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The Belko Experiment review

Posted by admin on March 23, 2017

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For those that work in an office for a big company, you ever notice how there’s at least one person there that’s either a conspiracy theory nut or doesn’t make sense? Ironically for places that claim to want the best of the best, they seem to attract a variety of people, but I notice a lot of individuals who says things about the big boys hiding something or the new boss who comes from upstairs. A lot of this has to do with the act that the bigger the company you work for, the more that your not told of. It’s the same way people make theories about the U.S. government having a lot of secrets.

There’s a lot to say considering companies like Disney, McDonalds, Chevron, or even Trump (the company, not the person) that are covered on CSPAN or Newsweek Magazine all the time, and yet still cast a shadow that people want to glimpse into. Is there something their not telling us? Maybe so, maybe not, but I can see where some of these conspiracy theory nuts are coming from (not to say that their right). The company comes fully clean in the thriller, The Belko Experiment.

Belko Industries seems to be a powerful company with a lot of remote offices, including one in Bogotá, Colombia where the film is set. Employee Mike Milch (played by John Gallagher Jr.) heads in along with several coworkers like girlfriend Leandra (played by Adria Arjona), newcomer Dany (played by Melonie Diaz), goon-like executive Wendell (played by John C. McGinley) and boss Barry (played by Tony Goldwyn). It seems that they’ve only been there for about a year, but the company’s goal is nonprofit in helping Americans finding work throughout South America. Things seem to be going fine until steel doors suddenly surround the entire building.

A voice (played by Gregg Henry) announces to everyone (including the bosses) that they have a couple of hours to kill thirty of their employees or sixty will be killed. Everyone dismisses the announcement as a prank until a couple of heads start to explode. It’s revealed that this was done thanks to the chips that have been installed in the back of the heads of all Belko employees (they were told they were to track them in case of a kidnapping). The race is one to see who will survive when the tension becomes too much and if they can contact the outside in any way.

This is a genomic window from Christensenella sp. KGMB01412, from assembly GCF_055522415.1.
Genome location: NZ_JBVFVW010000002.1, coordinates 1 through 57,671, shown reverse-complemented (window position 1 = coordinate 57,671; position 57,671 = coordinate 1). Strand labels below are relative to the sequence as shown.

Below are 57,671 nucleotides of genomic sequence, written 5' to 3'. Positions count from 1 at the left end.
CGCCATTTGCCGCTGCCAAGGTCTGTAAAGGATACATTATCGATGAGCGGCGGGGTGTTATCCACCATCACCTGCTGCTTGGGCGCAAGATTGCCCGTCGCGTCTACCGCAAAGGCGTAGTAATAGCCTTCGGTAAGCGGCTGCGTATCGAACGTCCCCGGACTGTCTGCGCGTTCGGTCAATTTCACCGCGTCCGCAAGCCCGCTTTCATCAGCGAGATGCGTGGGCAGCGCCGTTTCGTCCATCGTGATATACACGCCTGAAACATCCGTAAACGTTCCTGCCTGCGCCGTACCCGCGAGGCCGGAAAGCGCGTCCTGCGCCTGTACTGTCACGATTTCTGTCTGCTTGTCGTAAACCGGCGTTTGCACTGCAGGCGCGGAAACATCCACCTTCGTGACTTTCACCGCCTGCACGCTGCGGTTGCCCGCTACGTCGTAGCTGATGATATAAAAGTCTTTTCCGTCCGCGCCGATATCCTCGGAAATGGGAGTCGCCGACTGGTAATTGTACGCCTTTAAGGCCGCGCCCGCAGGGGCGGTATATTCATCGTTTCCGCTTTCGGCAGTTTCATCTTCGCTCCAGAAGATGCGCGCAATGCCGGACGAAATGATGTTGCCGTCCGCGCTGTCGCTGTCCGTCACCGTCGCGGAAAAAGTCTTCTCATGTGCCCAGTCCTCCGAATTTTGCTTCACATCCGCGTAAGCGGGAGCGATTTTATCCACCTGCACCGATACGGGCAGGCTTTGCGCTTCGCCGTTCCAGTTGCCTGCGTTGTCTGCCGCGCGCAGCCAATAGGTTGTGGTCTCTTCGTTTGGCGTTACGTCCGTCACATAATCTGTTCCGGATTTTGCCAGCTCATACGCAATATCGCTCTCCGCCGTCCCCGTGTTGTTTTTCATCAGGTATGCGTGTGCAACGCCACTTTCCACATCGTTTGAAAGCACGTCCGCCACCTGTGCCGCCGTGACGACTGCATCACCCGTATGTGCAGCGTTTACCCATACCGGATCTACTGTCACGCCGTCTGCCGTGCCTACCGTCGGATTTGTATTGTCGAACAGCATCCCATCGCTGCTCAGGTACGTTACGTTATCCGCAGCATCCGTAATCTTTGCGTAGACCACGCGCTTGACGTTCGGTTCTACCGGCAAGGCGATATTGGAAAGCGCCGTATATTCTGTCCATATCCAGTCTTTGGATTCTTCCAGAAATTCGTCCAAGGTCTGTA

What I have written may sound insane and even dumb, but I actually enjoyed a lot. This is because unlike the similar The Purge that took itself seriously, this is self aware that it’s stupid. The script for The Belko Experiment was written by James Gunn (Guardians of the Galaxy), and it shows. While not really a comedy or a satire, this is over the top in a fun way that shows how these people expose themselves. Even if it does take itself seriously too much in a few parts, I laughed more then I thought I would. The blood count is high and it does not go soft on the gore.

What helps is that nearly all the actors are really good. Many of the people you see are probably not recognizable (except for some cast members from Guardians of the Galaxy), but are more people that you might have seen as a side character somewhere else. This pretty much means that instead of big names, your watching some good characters in something of a Battle Royale meets Office Space. Much of the style is clearly influenced from the films of John Carpenter and most material from Troma.

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I’ll give this four Belko Industries logos out of five. You cannot expect this to be a serious movie. As long as you watch it as an over-the-top thriller with some comedic moments, you’ll have fun. I can’t believe that this would be better then Beauty and the Beast, but The Belko Experiment is a success. 

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